Talk & Book Signing
Photography Changes Everything: A Conversation at the Smithsonian
Wednesday, September 12, 2012
Photography Changes Everything harnesses the extraordinary visual assets of the Smithsonian Institution’s museums to trigger an unprecedented and interdisciplinary dialogue about how photography does more than record the world. Join Marvin Heiferman, editor; David Griffin, visuals editor at the Washington Post; Bruce Hoffman, director of security studies at Georgetown University; and Philip Kennicott, art and architecture critic at the Washington Post, for a lively discussion, moderated by Merry Foresta, founding director of the Smithsonian Photography Initiative, with a book signing to follow.
Watch the program live here.
More information is available at the Smithsonian American Art Museum web site.
Curator and writer Marvin Heiferman (editor) has focused on the influence of photographic images on culture and history in projects such as Fame After Photography at the Museum of Modern Art, New York (1999) and Image World: Art and Media Culture at the Whitney Museum of American Art, New York (1989). A contributing editor to Art in America, he serves on the faculty of both the International Center of Photography/Bard College and the School of Visual Art’s MFA programs in photography. He was creative consultant to the Smithsonian Photography Initiative from 2005 to 2011, during which time he conceptualized and curated click! photography changes everything.
Art historian and author of numerous essays and articles on American art and photography, Merry A. Foresta (foreword), was the founding director of the Smithsonian Photography Initiative from 2000 to 2010. Prior to that, she was senior curator for photography at the Smithsonian American Art Museum. Her publications include Perpetual Motif: The Art of Man Ray (1998), Between Home and Heaven: Contemporary American Landscape Photography (1992), Secrets of the Dark Chamber: The Art of the American Daguerreotype (1995), and At First Sight: Photography and the Smithsonian (2004).
David Griffin is Visuals Editor of the Washington Post. He oversees and coordinates the efforts of the Design, Photography, Video, Graphics and Digital teams in print and online. Previously Griffin was Executive Editor for E-Publishing at National Geographic where he led the editorial efforts of extending print publications into mobile formats, specifically the launching of their flagship iPad app. Prior to this, he was Director of Photography of National Geographic magazine where he oversaw their renowned team of contributing photographers. He has photo edited and designed a number books: Cuba by David Alan Harvey, two career books with William Albert Allard, Broken Empire by Gerd Ludwig, The Great Barrier Reef by David Doubilet, Ocean Soul by Brian Skerry, Orbit: Photographs of the Earth by Nasa Astronauts, National Geographic: The Photographs, and a series of topics with photographer Peter Menzel. He also directed the iPad app: 50 Greatest Photographs of National Geographic. Griffin is active on the boards of the Eddie Adams Workshop, Look3: Festival of the Photograph (co-curated in 2012), the Virginia Quarterly Review, and is a nominator for the Prix Pictet.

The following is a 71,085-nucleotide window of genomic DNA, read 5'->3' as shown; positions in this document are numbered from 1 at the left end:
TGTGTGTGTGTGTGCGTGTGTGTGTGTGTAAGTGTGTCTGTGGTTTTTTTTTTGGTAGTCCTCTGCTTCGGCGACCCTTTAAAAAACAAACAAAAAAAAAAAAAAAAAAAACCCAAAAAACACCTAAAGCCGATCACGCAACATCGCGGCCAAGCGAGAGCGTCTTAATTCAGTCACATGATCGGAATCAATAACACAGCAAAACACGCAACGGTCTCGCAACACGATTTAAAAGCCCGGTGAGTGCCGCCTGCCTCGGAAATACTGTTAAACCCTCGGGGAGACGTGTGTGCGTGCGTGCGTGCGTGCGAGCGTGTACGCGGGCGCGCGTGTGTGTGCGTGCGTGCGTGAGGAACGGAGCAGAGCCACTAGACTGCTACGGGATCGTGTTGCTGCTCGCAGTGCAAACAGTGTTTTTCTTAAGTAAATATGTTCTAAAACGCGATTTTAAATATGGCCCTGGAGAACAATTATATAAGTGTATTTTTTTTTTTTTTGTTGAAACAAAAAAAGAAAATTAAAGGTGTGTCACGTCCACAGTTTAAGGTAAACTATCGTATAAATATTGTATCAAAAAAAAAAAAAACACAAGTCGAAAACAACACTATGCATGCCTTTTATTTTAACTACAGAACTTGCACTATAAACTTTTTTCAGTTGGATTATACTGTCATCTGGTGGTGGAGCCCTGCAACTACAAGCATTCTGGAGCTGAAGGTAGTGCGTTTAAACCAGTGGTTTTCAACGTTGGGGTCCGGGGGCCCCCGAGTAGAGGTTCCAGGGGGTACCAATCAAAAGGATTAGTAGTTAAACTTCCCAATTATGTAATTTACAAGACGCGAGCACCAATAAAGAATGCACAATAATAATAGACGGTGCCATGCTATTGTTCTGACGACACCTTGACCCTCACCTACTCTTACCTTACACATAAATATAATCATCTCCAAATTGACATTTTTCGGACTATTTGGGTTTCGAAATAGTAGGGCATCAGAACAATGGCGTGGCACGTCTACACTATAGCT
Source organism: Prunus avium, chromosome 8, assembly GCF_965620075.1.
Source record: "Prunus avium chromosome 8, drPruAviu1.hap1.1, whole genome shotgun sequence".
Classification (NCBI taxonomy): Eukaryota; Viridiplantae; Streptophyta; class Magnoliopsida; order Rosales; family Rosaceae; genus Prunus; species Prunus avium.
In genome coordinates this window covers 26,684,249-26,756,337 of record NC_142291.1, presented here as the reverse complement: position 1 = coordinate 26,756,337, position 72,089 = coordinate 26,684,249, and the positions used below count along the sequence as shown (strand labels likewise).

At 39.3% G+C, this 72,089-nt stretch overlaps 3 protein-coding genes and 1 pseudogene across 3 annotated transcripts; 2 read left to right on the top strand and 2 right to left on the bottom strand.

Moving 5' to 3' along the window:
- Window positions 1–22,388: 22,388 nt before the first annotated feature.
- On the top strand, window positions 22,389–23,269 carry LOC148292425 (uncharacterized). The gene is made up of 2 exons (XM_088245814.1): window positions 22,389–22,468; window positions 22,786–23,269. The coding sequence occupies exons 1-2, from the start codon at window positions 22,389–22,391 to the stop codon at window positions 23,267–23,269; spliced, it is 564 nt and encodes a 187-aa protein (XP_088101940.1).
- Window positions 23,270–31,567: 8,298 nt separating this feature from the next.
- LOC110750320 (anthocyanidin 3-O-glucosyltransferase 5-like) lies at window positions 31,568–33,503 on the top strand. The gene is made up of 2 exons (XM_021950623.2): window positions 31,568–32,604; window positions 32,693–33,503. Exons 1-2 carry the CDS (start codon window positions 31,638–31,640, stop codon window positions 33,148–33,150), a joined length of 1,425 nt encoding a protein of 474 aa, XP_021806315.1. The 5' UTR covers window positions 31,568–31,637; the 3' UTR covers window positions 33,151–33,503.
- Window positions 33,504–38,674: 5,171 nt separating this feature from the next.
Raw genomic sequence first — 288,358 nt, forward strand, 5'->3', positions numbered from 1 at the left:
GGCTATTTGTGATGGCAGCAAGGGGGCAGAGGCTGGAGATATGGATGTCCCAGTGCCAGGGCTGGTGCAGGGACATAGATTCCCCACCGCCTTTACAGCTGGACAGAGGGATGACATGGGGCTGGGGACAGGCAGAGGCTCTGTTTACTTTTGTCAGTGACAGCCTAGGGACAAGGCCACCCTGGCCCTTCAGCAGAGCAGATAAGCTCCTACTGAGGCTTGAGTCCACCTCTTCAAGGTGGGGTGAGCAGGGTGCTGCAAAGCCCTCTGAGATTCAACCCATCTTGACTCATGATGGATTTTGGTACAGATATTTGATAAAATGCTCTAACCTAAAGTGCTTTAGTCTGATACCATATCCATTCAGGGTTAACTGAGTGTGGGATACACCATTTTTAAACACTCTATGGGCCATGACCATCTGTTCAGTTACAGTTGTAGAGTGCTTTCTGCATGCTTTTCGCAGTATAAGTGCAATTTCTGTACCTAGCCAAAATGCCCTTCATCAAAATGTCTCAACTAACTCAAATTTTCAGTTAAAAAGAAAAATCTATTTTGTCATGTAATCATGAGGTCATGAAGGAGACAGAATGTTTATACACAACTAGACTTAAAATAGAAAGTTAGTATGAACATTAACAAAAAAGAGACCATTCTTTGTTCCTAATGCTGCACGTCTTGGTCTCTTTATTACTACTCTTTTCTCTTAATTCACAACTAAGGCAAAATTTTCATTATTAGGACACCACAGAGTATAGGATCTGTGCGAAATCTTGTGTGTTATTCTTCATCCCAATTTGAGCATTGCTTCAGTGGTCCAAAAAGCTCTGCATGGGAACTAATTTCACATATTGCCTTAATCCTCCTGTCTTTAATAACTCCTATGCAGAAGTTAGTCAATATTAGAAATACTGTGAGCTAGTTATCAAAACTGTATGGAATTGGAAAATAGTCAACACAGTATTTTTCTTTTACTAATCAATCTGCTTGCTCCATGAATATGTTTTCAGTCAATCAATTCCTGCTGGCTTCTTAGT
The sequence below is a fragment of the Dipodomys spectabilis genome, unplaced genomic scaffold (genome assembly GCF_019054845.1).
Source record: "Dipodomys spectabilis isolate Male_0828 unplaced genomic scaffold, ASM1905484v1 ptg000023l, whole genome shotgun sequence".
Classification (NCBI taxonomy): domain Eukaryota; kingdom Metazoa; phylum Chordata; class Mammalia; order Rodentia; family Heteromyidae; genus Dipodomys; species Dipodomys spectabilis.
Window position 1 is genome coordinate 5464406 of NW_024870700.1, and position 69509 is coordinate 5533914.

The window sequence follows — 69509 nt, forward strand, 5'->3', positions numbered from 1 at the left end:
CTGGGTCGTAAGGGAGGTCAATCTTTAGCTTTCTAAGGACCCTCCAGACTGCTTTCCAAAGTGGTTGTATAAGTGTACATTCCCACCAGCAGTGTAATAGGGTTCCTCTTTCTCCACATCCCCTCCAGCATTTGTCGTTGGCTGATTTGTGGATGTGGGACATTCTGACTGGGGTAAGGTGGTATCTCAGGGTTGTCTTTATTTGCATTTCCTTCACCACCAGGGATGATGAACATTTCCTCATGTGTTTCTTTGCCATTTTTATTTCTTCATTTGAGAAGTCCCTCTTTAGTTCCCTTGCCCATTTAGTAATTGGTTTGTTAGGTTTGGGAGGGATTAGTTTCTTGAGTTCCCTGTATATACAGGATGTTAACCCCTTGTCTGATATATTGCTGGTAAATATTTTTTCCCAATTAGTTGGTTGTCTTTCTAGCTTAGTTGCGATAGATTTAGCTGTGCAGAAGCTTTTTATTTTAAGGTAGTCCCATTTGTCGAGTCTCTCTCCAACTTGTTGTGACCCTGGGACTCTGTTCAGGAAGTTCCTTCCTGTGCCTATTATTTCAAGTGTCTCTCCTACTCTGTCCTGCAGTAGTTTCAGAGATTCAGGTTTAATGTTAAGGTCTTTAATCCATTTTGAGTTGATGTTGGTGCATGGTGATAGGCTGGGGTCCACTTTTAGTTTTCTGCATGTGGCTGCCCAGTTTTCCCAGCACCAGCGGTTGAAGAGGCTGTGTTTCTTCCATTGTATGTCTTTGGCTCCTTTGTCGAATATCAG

Professor Bruce Hoffman has been studying terrorism and insurgency for more than thirty-five years. He is professor in Georgetown University’s Edmund A. Walsh School of Foreign Service where he is also the Director of both the Center for Security Studies and of the Security Studies Program. Professor Hoffman previously held the Corporate Chair in Counterterrorism and Counterinsurgency at the RAND Corporation and was also Director of RAND’s Washington, D.C. Office. He was Scholar-in-Residence for Counterterrorism at the Central Intelligence Agency between 2004 and 2006; an adviser on counterterrorism to the Office of National Security Affairs, Coalition Provisional Authority, Baghdad, Iraq in 2004, and from 2004-2005 an adviser on counterinsurgency to the Strategy, Plans, and Analysis Office at Multi-National Forces-Iraq Headquarters, Baghdad. Professor Hoffman was also an adviser to the Iraq Study Group. In November 1994, the Director of Central Intelligence awarded Professor Hoffman the United States Intelligence Community Seal Medallion the highest level of commendation given to a non-government employee. He is the author of Inside Terrorism (2006). His forthcoming book, Anonymous Soldiers: Terrorism and Counterterrorism in Palestine and the Rise of Israel will be published in 2013.
Philip Kennicott is chief art critic of The Washington Post, which he joined in August, 1999. He is a two-time Pulitzer Prize finalist, in 2000, for editorials opposing a conceal-carry gun referendum in Missouri (which failed despite heavy support from gun-rights organizations), and in 2012 for criticism. In 2006, he was an Emmy Award nominee for a web-based video journal about democracy and oil money in Azerbaijan. He has also won a Cine Golden Eagle for his video work. In 2010 and 2012 he won the American Association of Sunday and Feature Editors general commentary award. Kennicott now writes extensively about architecture and the intersection of architecture and culture. Kennicott graduated summa cum laude with a degree in philosophy from Yale in 1988. Prior to Yale, he spent two years at Deep Springs College, in California.